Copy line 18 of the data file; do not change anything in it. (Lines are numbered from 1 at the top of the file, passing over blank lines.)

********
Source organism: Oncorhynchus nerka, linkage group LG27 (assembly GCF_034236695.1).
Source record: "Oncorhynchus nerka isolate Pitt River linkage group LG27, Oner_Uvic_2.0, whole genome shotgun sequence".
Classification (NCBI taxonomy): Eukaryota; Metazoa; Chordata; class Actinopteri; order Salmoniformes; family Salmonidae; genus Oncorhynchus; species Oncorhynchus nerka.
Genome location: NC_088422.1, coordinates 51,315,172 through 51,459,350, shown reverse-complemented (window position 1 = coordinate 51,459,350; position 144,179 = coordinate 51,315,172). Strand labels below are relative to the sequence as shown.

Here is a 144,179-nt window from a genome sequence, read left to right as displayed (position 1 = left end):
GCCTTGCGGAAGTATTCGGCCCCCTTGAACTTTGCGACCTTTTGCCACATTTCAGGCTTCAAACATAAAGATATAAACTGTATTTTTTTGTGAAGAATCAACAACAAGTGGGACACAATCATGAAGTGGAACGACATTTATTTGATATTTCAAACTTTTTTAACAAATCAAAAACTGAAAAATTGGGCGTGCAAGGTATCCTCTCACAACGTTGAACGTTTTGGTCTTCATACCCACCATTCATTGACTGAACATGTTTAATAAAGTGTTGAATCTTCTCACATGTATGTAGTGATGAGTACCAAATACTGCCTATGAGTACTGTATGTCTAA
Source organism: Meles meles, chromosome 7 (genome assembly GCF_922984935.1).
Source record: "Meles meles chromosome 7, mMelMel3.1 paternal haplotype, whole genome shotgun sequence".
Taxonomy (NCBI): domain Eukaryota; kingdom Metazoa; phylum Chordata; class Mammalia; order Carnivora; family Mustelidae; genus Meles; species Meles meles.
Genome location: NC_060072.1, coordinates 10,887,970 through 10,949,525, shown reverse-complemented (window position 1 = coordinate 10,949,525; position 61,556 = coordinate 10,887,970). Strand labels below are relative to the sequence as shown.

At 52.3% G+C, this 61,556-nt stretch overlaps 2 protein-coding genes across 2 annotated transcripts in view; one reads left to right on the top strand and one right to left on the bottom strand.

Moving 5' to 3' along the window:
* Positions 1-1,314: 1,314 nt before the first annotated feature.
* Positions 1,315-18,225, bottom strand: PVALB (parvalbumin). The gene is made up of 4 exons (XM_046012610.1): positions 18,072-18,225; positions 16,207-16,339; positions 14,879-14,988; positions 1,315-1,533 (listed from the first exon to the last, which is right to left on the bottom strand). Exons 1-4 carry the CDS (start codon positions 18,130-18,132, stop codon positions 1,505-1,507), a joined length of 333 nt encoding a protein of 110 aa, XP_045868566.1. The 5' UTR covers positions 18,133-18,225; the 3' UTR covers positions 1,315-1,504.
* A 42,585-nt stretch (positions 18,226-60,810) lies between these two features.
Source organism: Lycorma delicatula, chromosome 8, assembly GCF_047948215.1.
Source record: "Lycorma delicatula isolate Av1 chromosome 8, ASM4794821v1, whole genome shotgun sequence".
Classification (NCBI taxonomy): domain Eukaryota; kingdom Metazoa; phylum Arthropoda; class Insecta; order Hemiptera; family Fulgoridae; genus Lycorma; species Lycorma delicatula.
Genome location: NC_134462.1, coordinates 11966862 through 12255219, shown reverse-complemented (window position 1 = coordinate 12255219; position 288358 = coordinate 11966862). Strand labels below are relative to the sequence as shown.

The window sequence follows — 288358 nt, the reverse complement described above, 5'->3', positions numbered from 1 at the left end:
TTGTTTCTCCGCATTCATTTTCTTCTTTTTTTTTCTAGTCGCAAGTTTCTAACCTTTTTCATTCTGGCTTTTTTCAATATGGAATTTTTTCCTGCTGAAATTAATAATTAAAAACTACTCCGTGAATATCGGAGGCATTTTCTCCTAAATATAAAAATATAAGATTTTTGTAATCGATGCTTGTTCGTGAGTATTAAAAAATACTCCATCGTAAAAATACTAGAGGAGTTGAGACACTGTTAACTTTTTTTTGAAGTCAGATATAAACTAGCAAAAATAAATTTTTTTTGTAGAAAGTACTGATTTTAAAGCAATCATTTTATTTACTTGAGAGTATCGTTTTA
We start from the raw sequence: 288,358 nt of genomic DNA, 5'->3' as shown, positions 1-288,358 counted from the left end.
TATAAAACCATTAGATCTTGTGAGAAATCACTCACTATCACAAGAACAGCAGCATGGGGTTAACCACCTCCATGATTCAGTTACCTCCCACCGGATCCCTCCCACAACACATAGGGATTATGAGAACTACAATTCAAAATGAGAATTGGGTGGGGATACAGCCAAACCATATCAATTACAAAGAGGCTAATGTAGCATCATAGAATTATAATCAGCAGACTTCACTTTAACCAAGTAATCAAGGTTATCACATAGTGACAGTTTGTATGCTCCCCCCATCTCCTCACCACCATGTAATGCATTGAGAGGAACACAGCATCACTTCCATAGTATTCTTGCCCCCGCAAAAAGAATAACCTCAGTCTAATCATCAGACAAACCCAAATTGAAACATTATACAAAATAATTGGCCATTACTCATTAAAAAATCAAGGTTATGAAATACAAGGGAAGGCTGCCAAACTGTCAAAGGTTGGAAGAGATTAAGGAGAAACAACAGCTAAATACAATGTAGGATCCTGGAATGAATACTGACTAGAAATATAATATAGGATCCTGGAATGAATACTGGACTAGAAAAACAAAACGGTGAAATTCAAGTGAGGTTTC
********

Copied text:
Classification (NCBI taxonomy): domain Eukaryota; kingdom Metazoa; phylum Arthropoda; class Insecta; order Hemiptera; family Fulgoridae; genus Lycorma; species Lycorma delicatula.